3. Join a base website. Storage out here is the upwards of $200 a month for a 5x5 unit. Needless to say, we needed to downsize our household crap significantly. The fastest and easiest way that we found, was posting our items for sale on the base website. Craigslist is nice and all, but this was better because all of the people on the page are military families either selling items you need, or needing to buy items you want to sell. Also, they are usually all on base, which makes pick-up simple and quick. You can usually find them on Facebook as a group. Word to the wise: Be fair on your prices, and be firm if need be. People WILL try to talk you down. (Example: while selling our 42" flat screen TV, and various bedroom furniture, I had a lady offer me $40 for a dresser and the TV.

4. Take it one day at a time. This is very very important. It has been so easy to get overwhelmed during this process, especially because this is our first time doing it and Brandon left right in the middle of it. (Not his fault) We started by emptying all of a room one day at a time. (Well, that was the plan, but one day I came home to find the entire contents of three bedrooms, three closets and a bathroom piled and strewn over my stairs. Brandon decided to do the whole upstairs in one fell swoop. I still love him by the way) The last few days he was here we slept on our mattress in the living room, and it was a big relief being able to say, "Well at least the whole upstairs is empty."

5. Don't be a hoarder. I totally fail at this. It is so easy to be really sentimental and want to keep EVERYTHING. Especially because this was our first duty station, and it holds so many memories and monumental moments in our marriage. (Like the first time Brandon actually changed the toilet paper roll instead of just putting it on top of the sink. I was so proud. It only took two years!) It was hard giving away the set of dishes we bought together and ate off of for the first chapter of our marriage, but it was good knowing that we had donated them to a freshly married military couple that were still eating off styrofoam.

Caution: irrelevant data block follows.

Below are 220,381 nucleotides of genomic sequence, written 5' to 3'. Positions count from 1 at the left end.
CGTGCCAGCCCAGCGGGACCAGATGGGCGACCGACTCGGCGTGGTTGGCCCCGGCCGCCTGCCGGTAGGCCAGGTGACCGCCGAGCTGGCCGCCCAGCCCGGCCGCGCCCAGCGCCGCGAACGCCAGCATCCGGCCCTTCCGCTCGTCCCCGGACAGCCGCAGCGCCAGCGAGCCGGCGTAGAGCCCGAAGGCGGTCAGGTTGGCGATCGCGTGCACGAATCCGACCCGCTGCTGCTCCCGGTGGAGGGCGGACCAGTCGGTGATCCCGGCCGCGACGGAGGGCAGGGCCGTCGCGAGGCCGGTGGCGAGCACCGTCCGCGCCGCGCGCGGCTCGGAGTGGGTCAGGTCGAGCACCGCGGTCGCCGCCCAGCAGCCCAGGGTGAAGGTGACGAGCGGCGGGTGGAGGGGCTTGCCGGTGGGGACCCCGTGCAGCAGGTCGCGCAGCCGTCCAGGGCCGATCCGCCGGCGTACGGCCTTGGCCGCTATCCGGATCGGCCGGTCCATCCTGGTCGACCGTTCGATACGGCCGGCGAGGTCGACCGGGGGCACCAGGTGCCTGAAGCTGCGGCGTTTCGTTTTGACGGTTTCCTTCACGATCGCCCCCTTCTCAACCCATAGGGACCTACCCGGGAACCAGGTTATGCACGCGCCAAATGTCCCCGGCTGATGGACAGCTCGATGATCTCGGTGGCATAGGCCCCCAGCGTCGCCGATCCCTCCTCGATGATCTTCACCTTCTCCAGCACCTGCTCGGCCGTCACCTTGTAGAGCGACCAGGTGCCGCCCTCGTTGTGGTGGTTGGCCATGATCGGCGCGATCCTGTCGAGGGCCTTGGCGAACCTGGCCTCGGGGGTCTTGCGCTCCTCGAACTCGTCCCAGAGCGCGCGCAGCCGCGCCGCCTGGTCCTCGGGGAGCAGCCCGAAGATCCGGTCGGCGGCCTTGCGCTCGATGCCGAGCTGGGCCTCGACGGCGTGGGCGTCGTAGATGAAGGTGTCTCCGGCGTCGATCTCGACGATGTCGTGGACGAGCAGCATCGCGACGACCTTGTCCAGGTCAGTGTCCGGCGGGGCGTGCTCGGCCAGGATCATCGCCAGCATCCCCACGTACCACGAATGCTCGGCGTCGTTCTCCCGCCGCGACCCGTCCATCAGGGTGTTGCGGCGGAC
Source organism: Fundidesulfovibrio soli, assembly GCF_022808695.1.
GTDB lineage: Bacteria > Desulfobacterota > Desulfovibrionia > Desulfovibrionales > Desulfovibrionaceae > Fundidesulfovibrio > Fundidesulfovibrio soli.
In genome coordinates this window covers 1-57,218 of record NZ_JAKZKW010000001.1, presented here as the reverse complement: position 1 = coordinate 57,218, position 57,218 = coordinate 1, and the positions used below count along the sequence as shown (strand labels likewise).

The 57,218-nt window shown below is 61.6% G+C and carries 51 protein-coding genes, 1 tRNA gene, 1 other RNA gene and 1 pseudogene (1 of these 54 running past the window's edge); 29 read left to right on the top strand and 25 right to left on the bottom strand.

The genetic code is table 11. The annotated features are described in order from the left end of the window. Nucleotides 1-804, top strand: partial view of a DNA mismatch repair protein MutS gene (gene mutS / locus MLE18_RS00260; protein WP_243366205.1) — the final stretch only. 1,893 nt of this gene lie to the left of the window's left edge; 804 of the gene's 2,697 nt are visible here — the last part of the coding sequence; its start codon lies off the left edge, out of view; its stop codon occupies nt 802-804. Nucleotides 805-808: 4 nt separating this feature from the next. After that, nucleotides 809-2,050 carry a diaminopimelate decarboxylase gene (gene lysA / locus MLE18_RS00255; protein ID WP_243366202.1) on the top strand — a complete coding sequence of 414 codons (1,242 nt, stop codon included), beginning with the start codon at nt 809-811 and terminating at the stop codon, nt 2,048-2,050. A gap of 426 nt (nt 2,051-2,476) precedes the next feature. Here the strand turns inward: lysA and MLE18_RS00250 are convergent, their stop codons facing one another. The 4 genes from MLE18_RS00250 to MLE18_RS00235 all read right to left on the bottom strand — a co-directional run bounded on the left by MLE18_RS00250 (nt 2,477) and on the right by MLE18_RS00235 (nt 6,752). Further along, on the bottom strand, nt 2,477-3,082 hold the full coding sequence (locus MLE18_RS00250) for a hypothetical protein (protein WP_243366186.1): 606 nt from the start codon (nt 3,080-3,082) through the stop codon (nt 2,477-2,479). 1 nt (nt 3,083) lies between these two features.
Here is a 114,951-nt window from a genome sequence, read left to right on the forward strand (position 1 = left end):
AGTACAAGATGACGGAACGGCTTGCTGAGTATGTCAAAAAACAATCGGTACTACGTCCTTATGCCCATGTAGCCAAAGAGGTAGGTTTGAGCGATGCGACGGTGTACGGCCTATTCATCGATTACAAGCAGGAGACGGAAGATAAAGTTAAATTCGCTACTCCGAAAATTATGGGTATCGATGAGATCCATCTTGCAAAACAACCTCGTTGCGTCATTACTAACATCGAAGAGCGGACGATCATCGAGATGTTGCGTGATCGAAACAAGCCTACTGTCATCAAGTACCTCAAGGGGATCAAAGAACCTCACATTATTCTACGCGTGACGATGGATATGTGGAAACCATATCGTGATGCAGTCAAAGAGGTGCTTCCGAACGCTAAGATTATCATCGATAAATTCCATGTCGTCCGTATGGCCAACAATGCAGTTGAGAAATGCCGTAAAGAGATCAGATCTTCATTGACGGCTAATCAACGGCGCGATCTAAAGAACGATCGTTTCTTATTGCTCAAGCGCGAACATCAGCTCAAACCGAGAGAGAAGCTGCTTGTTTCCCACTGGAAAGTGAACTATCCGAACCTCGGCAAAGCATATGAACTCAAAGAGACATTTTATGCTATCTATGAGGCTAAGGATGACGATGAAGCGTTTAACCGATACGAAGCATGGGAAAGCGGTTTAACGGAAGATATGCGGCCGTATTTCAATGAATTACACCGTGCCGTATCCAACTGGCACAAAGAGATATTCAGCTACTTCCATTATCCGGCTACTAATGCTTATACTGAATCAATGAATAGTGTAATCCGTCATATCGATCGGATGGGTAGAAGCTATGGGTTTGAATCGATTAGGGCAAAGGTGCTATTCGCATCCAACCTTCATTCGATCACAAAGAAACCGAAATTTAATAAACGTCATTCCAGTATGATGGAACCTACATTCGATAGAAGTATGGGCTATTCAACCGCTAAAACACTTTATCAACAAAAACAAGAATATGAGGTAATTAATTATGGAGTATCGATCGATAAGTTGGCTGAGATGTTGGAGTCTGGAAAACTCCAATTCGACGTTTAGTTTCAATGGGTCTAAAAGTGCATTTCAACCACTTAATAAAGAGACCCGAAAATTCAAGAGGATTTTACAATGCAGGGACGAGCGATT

6. Ship with the post office. Comparing prices of Fed Ex and such, the post office always had the best rates when it came to shipping stuff home.

7. Housing inspections SUCK. I mean, I know I'm supposed to be giving advise here, but I think it's just best if I tell you that there is really no way around this one. It sucks, you're going to have to pay no matter what, and try to not cuss out the inspector for charging you for paint on the floor of the garage that was definitely there when you moved in. By the way the little wand things on the blinds? They are really important to these people.

All in all, it has been crazy and tiresome. But I am grateful for the experiences this life has thrown at me. Military life is never an easy one, but I have learned so much thus far and really grown into an adult along the way. Keep your chin up, and don't be afraid to throw some stuff. I mean you have to sweep it for inspection anyway. ;)